Patanjali’s Ashtanga or Eight Limb Path establishes four foundational practices that support the four stages of meditation. Yamas (1) & Niyamas (2) provide the ethical foundation to which Asana (3) and Pranayama (4) provide the physical foundation before entering into the mental and metaphysical realms. Pratayahara is the 5th limb, but the first stage or even pre-step to mediation. Pratayahara is the practice of tuning our senses inward and allowing the external world to melt away.
Limb six and seven, Dharana (6) and Dhyana (7) are two levels, stages, or even intentions for meditation in the progression to Samadhi (8) or bliss according to Patanjali. Dharana is concentrated focus whereas Dhyana is flow or ease in the doing. Dharana might include a mantra, a designated focal point, or a repetitive movement while Dhyana can be experienced as a step out of time into an effortless existence often found at the intersection of deep interest and practiced skill.
Patanjali defines Samadhi as the culmination and ultimate meditation state. Some interpretations explain Samadhi’s bliss as only available when we no longer embody the physical realm whereas others define it as a glimpse into the ultimate oneness, even if fleeting. I ascribe to this second paradigm. I have no way of knowing if I’m right, but nor do I have a need to be right. I only know that when I practice meditation I sometimes arrive at a place of peace and tranquility that I’ve experienced no where else. But more importantly experiencing this feeling helps me to reengage in life with more attention, with more hope and optimism after the meditation.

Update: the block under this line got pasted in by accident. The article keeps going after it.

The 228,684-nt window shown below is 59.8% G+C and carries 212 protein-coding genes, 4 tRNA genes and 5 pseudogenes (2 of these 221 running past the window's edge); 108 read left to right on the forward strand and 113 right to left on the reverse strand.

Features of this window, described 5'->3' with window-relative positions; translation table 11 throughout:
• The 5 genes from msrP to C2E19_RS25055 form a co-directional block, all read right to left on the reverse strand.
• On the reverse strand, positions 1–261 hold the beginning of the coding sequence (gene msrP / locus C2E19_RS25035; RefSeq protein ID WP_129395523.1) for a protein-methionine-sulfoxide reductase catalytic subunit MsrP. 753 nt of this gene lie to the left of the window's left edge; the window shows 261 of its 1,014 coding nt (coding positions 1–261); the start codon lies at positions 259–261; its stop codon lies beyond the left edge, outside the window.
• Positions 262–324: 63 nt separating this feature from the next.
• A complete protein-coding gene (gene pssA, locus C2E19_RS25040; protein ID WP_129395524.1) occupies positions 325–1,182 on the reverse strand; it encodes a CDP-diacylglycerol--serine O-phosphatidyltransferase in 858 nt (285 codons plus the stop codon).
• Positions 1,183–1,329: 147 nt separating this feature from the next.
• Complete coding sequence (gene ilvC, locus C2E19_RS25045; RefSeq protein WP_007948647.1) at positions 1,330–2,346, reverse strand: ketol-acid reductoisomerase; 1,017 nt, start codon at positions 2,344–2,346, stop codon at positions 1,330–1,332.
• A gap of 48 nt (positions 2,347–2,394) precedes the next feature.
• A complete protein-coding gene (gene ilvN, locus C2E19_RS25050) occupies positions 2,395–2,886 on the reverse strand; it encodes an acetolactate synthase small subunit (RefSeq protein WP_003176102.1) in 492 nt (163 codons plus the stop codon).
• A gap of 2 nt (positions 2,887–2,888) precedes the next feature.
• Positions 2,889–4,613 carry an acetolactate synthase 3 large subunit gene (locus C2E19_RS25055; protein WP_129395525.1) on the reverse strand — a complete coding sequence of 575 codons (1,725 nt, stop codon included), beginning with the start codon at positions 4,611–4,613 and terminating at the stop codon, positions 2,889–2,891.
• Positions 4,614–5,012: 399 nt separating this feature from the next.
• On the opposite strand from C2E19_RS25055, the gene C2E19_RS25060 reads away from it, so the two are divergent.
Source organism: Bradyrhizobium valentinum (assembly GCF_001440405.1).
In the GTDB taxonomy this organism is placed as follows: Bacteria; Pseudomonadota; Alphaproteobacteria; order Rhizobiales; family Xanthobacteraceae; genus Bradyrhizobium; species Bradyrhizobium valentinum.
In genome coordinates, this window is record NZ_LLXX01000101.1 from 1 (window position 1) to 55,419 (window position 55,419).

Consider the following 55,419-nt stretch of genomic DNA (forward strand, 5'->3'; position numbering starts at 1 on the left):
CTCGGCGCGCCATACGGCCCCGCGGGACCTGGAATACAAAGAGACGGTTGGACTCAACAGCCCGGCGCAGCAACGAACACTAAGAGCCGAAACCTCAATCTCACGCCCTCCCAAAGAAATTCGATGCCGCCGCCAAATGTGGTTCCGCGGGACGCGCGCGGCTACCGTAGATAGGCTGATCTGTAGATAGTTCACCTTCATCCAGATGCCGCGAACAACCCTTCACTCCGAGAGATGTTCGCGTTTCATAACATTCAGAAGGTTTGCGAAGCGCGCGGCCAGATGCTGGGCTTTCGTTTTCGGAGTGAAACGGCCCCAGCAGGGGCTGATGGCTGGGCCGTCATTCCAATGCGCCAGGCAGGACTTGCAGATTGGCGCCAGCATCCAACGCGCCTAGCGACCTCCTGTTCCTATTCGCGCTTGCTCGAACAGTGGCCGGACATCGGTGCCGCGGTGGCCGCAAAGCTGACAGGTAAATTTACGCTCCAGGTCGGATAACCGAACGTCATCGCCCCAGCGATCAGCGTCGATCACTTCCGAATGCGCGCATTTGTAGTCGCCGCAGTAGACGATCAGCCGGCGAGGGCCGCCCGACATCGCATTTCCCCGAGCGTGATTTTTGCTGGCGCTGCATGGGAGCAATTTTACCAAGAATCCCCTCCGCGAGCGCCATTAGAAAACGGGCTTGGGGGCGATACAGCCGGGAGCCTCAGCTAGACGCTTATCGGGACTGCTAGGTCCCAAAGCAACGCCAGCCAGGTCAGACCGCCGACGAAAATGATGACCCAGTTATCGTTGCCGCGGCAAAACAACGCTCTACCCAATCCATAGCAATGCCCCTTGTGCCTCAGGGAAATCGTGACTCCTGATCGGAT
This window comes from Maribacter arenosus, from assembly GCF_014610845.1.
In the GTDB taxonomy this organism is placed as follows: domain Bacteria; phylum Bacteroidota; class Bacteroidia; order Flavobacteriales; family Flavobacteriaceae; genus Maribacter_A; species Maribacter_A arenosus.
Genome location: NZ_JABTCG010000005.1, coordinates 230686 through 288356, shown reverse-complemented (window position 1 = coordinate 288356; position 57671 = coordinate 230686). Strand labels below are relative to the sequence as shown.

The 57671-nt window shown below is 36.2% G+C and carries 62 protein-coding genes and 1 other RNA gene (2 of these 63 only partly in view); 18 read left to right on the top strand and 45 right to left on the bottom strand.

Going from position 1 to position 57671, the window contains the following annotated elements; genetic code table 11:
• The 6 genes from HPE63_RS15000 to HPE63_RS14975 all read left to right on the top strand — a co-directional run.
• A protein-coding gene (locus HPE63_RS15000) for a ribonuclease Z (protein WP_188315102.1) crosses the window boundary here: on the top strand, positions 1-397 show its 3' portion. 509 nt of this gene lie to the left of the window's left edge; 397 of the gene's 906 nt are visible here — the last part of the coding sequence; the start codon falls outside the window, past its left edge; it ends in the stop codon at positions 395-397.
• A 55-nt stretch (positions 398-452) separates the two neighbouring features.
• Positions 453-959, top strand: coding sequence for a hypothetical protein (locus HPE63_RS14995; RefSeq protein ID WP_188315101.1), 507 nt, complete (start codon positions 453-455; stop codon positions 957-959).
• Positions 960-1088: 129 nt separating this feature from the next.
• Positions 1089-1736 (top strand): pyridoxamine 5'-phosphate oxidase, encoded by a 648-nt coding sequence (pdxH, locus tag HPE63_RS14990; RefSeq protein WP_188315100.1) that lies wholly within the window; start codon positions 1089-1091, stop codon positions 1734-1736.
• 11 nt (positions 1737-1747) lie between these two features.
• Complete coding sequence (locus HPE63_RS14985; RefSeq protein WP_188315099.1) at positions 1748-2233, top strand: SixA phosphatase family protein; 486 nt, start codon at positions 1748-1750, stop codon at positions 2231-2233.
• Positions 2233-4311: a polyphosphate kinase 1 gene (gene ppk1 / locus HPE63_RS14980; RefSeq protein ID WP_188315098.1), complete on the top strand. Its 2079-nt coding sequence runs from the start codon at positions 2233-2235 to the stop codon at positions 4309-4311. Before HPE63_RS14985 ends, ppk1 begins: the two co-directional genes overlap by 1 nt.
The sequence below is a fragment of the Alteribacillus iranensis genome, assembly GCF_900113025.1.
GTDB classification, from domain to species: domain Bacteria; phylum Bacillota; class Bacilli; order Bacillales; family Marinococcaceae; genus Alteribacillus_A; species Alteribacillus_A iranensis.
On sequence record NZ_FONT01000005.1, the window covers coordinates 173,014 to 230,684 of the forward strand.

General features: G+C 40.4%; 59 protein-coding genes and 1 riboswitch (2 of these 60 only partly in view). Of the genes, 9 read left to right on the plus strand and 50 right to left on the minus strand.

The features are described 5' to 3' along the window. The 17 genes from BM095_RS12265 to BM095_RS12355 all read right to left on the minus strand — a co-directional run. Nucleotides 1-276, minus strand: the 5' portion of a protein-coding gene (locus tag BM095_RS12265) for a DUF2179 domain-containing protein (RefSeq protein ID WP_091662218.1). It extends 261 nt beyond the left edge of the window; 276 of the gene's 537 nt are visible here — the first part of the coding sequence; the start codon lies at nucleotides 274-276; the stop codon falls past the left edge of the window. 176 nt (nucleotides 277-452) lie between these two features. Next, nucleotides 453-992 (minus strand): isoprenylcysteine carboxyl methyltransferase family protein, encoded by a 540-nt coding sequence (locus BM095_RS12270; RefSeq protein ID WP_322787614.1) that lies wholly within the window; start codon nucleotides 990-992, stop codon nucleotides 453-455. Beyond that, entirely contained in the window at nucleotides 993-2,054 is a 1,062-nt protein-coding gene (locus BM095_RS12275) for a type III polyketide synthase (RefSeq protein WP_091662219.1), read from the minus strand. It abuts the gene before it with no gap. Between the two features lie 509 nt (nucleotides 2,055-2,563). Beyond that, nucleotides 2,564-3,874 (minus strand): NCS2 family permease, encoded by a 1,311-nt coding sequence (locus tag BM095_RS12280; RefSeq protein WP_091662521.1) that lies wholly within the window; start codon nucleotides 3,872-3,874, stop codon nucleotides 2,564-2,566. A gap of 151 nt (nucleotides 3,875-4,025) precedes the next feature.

What does it mean to “be in attendance”?
To be in attendance to life is the process of Transparent Alignment, the union of intention, attention and action. In times of waiting, this attendance looks and feels different. My intention is to remain as a witness, I direct my attention toward the sensations of my body, the thoughts of my mind and heart and the presence of emotions without attachment. Finally, the action (which might look like non-doing) is to surrender to the non-doing, to allow the unfolding without force.
However, to be in attendance also means staying open to changing conditions and new information. This can be hard for a go-getter like myself. I know how to make things happen! And yet, meditation has taught me that focused drive can make it difficult to hear the still, small voice of wisdom and cause me to miss the signs and invitations to try something not in my original line of sight. In other words, if I focus too much on getting something done, I might miss something even better that I might have not otherwise noticed.
We all have stages and stories of waiting… news from the doctor, reply from an application, arrival of a train, plane, or ride. I’d love to hear your stories on how you manage the waiting in your life. What has helped you find tranquility and peace? How did you navigate the waiting room of your next appointment in Life?